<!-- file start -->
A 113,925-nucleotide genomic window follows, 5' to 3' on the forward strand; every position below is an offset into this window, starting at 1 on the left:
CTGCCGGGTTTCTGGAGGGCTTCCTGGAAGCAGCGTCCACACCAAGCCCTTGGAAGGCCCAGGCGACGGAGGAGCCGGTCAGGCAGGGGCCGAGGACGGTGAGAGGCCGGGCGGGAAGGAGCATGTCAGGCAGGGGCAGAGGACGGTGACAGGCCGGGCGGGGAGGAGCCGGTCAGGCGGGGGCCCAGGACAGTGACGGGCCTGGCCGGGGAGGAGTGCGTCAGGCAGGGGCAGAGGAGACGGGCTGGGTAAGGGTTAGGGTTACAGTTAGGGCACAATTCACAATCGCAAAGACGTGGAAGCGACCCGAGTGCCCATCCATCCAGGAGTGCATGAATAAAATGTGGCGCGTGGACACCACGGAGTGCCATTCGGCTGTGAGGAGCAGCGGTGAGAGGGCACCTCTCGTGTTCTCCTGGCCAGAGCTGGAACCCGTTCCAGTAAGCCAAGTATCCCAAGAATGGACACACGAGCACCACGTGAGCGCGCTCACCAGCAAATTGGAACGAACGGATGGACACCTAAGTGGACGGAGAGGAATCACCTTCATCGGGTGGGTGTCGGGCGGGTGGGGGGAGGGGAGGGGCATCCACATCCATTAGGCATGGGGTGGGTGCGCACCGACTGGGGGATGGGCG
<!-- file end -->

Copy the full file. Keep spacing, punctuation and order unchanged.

A 113,925-nucleotide genomic window follows, 5' to 3' on the forward strand; every position below is an offset into this window, starting at 1 on the left:
CTGCCGGGTTTCTGGAGGGCTTCCTGGAAGCAGCGTCCACACCAAGCCCTTGGAAGGCCCAGGCGACGGAGGAGCCGGTCAGGCAGGGGCCGAGGACGGTGAGAGGCCGGGCGGGAAGGAGCATGTCAGGCAGGGGCAGAGGACGGTGACAGGCCGGGCGGGGAGGAGCCGGTCAGGCGGGGGCCCAGGACAGTGACGGGCCTGGCCGGGGAGGAGTGCGTCAGGCAGGGGCAGAGGAGACGGGCTGGGTAAGGGTTAGGGTTACAGTTAGGGCACAATTCACAATCGCAAAGACGTGGAAGCGACCCGAGTGCCCATCCATCCAGGAGTGCATGAATAAAATGTGGCGCGTGGACACCACGGAGTGCCATTCGGCTGTGAGGAGCAGCGGTGAGAGGGCACCTCTCGTGTTCTCCTGGCCAGAGCTGGAACCCGTTCCAGTAAGCCAAGTATCCCAAGAATGGACACACGAGCACCACGTGAGCGCGCTCACCAGCAAATTGGAACGAACGGATGGACACCTAAGTGGACGGAGAGGAATCACCTTCATCGGGTGGGTGTCGGGCGGGTGGGGGGAGGGGAGGGGCATCCACATCCATTAGGCATGGGGTGGGTGCGCACCGACTGGGGGATGGGCG